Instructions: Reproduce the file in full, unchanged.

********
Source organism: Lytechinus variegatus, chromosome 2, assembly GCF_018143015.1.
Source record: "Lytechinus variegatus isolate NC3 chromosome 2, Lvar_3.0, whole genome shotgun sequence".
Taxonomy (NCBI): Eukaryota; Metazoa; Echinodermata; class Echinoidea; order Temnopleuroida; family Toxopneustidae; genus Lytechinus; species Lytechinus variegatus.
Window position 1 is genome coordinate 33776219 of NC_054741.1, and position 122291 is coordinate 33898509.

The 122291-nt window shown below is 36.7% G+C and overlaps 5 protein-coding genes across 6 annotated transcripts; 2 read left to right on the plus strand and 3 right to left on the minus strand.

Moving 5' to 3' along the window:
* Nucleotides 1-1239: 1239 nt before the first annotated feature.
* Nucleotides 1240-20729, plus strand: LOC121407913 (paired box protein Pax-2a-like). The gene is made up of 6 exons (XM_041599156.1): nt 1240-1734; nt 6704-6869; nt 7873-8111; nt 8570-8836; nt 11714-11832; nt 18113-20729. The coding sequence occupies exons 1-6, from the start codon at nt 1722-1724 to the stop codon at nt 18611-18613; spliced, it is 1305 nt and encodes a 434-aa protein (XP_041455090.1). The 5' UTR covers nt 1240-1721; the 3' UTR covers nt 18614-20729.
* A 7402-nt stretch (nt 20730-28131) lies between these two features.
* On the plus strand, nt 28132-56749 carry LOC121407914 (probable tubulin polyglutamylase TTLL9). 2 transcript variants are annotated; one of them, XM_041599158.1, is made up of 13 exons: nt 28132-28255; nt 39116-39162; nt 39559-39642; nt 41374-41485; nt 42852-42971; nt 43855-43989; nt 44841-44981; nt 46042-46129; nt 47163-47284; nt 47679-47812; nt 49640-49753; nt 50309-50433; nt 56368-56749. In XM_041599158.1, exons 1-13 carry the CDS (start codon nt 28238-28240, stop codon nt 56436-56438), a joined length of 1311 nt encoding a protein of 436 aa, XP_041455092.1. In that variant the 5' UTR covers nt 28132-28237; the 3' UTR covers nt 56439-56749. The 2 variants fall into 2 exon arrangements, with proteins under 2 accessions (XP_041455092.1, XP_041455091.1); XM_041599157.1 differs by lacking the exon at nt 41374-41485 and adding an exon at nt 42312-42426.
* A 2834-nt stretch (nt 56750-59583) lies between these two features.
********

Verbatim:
Source organism: Lytechinus variegatus, chromosome 2, assembly GCF_018143015.1.
Source record: "Lytechinus variegatus isolate NC3 chromosome 2, Lvar_3.0, whole genome shotgun sequence".
Taxonomy (NCBI): Eukaryota; Metazoa; Echinodermata; class Echinoidea; order Temnopleuroida; family Toxopneustidae; genus Lytechinus; species Lytechinus variegatus.
Window position 1 is genome coordinate 33776219 of NC_054741.1, and position 122291 is coordinate 33898509.

The 122291-nt window shown below is 36.7% G+C and overlaps 5 protein-coding genes across 6 annotated transcripts; 2 read left to right on the plus strand and 3 right to left on the minus strand.

Moving 5' to 3' along the window:
* Nucleotides 1-1239: 1239 nt before the first annotated feature.
* Nucleotides 1240-20729, plus strand: LOC121407913 (paired box protein Pax-2a-like). The gene is made up of 6 exons (XM_041599156.1): nt 1240-1734; nt 6704-6869; nt 7873-8111; nt 8570-8836; nt 11714-11832; nt 18113-20729. The coding sequence occupies exons 1-6, from the start codon at nt 1722-1724 to the stop codon at nt 18611-18613; spliced, it is 1305 nt and encodes a 434-aa protein (XP_041455090.1). The 5' UTR covers nt 1240-1721; the 3' UTR covers nt 18614-20729.
* A 7402-nt stretch (nt 20730-28131) lies between these two features.
* On the plus strand, nt 28132-56749 carry LOC121407914 (probable tubulin polyglutamylase TTLL9). 2 transcript variants are annotated; one of them, XM_041599158.1, is made up of 13 exons: nt 28132-28255; nt 39116-39162; nt 39559-39642; nt 41374-41485; nt 42852-42971; nt 43855-43989; nt 44841-44981; nt 46042-46129; nt 47163-47284; nt 47679-47812; nt 49640-49753; nt 50309-50433; nt 56368-56749. In XM_041599158.1, exons 1-13 carry the CDS (start codon nt 28238-28240, stop codon nt 56436-56438), a joined length of 1311 nt encoding a protein of 436 aa, XP_041455092.1. In that variant the 5' UTR covers nt 28132-28237; the 3' UTR covers nt 56439-56749. The 2 variants fall into 2 exon arrangements, with proteins under 2 accessions (XP_041455092.1, XP_041455091.1); XM_041599157.1 differs by lacking the exon at nt 41374-41485 and adding an exon at nt 42312-42426.
* A 2834-nt stretch (nt 56750-59583) lies between these two features.